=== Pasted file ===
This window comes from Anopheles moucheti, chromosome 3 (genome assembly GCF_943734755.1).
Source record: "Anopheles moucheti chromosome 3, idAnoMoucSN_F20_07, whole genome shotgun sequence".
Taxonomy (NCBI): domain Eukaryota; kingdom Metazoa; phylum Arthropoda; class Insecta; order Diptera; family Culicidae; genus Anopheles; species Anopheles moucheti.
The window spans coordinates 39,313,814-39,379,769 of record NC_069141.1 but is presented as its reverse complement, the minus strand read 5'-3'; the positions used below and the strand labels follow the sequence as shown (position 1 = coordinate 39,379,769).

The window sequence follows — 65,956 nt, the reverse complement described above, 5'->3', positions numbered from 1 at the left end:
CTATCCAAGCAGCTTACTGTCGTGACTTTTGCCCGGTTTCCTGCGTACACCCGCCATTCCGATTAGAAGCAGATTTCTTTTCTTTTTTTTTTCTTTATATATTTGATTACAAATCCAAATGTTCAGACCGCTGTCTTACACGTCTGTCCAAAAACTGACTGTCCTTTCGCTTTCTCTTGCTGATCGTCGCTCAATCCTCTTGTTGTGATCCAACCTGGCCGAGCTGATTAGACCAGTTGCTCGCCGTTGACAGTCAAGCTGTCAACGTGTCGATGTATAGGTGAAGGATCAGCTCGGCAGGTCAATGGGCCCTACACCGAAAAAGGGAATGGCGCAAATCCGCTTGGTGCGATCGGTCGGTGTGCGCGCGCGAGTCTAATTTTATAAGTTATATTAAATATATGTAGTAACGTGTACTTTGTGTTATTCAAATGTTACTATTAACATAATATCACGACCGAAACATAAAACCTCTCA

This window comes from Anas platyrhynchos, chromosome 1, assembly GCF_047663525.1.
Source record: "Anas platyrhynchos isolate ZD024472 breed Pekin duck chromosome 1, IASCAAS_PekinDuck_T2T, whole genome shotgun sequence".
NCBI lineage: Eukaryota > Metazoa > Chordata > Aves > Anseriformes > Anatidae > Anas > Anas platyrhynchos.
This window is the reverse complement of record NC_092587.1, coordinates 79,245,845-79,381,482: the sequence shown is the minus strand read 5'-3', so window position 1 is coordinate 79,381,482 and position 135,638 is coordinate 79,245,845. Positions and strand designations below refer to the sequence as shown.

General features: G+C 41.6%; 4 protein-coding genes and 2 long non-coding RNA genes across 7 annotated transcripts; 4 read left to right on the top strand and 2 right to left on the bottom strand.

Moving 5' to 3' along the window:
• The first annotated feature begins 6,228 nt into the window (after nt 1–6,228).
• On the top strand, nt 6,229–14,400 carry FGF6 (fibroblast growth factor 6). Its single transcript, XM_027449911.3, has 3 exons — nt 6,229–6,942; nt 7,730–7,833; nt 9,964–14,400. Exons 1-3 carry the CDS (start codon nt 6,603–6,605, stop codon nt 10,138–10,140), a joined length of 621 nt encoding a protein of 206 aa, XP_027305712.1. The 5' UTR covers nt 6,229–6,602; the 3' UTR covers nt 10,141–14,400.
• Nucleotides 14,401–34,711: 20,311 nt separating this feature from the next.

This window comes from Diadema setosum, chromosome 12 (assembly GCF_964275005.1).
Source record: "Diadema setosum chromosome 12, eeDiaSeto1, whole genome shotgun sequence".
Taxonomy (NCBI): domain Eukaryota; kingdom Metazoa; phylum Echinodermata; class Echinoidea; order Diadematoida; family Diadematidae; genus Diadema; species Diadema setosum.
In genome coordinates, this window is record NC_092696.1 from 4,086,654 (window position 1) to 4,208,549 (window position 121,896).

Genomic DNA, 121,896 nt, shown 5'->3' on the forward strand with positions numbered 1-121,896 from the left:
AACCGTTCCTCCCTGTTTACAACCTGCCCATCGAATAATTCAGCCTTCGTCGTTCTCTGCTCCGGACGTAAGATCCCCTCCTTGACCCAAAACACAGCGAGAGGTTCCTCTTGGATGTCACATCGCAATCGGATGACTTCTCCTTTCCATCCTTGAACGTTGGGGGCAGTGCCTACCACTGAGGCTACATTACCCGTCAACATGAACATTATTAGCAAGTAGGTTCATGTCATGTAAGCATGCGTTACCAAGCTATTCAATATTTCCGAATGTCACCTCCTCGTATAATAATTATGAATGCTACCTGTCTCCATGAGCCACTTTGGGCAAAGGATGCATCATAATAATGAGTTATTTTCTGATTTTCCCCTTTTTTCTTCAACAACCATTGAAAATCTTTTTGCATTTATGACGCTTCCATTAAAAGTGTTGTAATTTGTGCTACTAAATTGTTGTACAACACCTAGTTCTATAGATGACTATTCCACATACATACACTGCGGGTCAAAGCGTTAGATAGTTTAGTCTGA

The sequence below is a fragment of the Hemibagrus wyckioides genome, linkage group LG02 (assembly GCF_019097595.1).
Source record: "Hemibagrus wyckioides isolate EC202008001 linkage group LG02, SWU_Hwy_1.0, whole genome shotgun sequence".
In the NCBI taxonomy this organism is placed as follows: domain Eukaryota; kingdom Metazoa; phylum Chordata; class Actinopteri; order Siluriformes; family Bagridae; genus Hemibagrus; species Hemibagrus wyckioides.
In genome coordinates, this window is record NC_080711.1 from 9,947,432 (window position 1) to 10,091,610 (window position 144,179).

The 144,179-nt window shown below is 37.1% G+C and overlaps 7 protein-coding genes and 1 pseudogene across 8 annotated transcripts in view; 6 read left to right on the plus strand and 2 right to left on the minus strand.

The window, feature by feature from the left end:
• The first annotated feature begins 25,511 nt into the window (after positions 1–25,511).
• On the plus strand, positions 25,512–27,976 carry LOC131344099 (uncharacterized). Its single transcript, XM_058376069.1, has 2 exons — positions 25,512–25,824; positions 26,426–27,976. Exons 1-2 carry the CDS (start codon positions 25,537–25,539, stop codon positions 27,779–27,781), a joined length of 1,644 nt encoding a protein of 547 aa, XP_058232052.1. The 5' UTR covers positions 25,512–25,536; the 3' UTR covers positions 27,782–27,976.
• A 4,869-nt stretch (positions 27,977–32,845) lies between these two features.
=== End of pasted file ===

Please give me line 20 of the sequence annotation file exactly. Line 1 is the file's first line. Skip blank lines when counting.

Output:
Genomic DNA, 121,896 nt, shown 5'->3' on the forward strand with positions numbered 1-121,896 from the left: